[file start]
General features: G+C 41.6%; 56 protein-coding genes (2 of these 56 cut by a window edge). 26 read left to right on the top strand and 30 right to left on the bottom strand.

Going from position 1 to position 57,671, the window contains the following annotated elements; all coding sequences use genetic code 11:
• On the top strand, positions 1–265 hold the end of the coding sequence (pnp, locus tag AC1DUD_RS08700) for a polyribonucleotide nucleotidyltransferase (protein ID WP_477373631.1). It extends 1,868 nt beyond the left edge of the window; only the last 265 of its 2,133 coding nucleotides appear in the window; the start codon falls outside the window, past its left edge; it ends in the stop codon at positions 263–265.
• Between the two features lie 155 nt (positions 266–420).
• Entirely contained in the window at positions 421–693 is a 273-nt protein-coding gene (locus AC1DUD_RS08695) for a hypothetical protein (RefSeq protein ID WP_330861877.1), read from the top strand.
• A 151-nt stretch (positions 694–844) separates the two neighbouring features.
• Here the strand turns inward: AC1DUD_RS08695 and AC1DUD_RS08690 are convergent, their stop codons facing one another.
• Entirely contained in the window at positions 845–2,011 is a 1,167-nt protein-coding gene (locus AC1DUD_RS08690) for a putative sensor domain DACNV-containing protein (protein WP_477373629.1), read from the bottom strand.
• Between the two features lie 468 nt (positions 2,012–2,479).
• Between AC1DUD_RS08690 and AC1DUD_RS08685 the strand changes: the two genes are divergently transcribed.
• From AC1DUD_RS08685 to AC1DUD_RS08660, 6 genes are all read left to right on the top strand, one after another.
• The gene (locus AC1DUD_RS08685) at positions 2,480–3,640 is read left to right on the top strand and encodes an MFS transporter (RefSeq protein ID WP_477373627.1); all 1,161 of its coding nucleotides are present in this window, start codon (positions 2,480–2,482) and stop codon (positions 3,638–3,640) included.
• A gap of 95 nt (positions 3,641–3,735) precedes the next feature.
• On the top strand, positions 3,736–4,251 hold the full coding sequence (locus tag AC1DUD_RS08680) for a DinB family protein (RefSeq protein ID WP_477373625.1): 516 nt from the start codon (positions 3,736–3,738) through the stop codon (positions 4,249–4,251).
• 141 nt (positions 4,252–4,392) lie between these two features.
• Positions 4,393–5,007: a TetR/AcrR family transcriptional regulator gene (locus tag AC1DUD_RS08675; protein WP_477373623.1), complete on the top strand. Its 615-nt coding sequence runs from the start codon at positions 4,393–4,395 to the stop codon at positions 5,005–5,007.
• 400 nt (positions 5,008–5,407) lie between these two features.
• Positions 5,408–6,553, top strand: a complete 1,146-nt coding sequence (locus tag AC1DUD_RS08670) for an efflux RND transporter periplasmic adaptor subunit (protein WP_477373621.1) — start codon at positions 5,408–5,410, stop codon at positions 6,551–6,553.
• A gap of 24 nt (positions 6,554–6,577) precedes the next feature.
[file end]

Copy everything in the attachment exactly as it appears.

General features: G+C 41.6%; 56 protein-coding genes (2 of these 56 cut by a window edge). 26 read left to right on the top strand and 30 right to left on the bottom strand.

Going from position 1 to position 57,671, the window contains the following annotated elements; all coding sequences use genetic code 11:
• On the top strand, positions 1–265 hold the end of the coding sequence (pnp, locus tag AC1DUD_RS08700) for a polyribonucleotide nucleotidyltransferase (protein ID WP_477373631.1). It extends 1,868 nt beyond the left edge of the window; only the last 265 of its 2,133 coding nucleotides appear in the window; the start codon falls outside the window, past its left edge; it ends in the stop codon at positions 263–265.
• Between the two features lie 155 nt (positions 266–420).
• Entirely contained in the window at positions 421–693 is a 273-nt protein-coding gene (locus AC1DUD_RS08695) for a hypothetical protein (RefSeq protein ID WP_330861877.1), read from the top strand.
• A 151-nt stretch (positions 694–844) separates the two neighbouring features.
• Here the strand turns inward: AC1DUD_RS08695 and AC1DUD_RS08690 are convergent, their stop codons facing one another.
• Entirely contained in the window at positions 845–2,011 is a 1,167-nt protein-coding gene (locus AC1DUD_RS08690) for a putative sensor domain DACNV-containing protein (protein WP_477373629.1), read from the bottom strand.
• Between the two features lie 468 nt (positions 2,012–2,479).
• Between AC1DUD_RS08690 and AC1DUD_RS08685 the strand changes: the two genes are divergently transcribed.
• From AC1DUD_RS08685 to AC1DUD_RS08660, 6 genes are all read left to right on the top strand, one after another.
• The gene (locus AC1DUD_RS08685) at positions 2,480–3,640 is read left to right on the top strand and encodes an MFS transporter (RefSeq protein ID WP_477373627.1); all 1,161 of its coding nucleotides are present in this window, start codon (positions 2,480–2,482) and stop codon (positions 3,638–3,640) included.
• A gap of 95 nt (positions 3,641–3,735) precedes the next feature.
• On the top strand, positions 3,736–4,251 hold the full coding sequence (locus tag AC1DUD_RS08680) for a DinB family protein (RefSeq protein ID WP_477373625.1): 516 nt from the start codon (positions 3,736–3,738) through the stop codon (positions 4,249–4,251).
• 141 nt (positions 4,252–4,392) lie between these two features.
• Positions 4,393–5,007: a TetR/AcrR family transcriptional regulator gene (locus tag AC1DUD_RS08675; protein WP_477373623.1), complete on the top strand. Its 615-nt coding sequence runs from the start codon at positions 4,393–4,395 to the stop codon at positions 5,005–5,007.
• 400 nt (positions 5,008–5,407) lie between these two features.
• Positions 5,408–6,553, top strand: a complete 1,146-nt coding sequence (locus tag AC1DUD_RS08670) for an efflux RND transporter periplasmic adaptor subunit (protein WP_477373621.1) — start codon at positions 5,408–5,410, stop codon at positions 6,551–6,553.
• A gap of 24 nt (positions 6,554–6,577) precedes the next feature.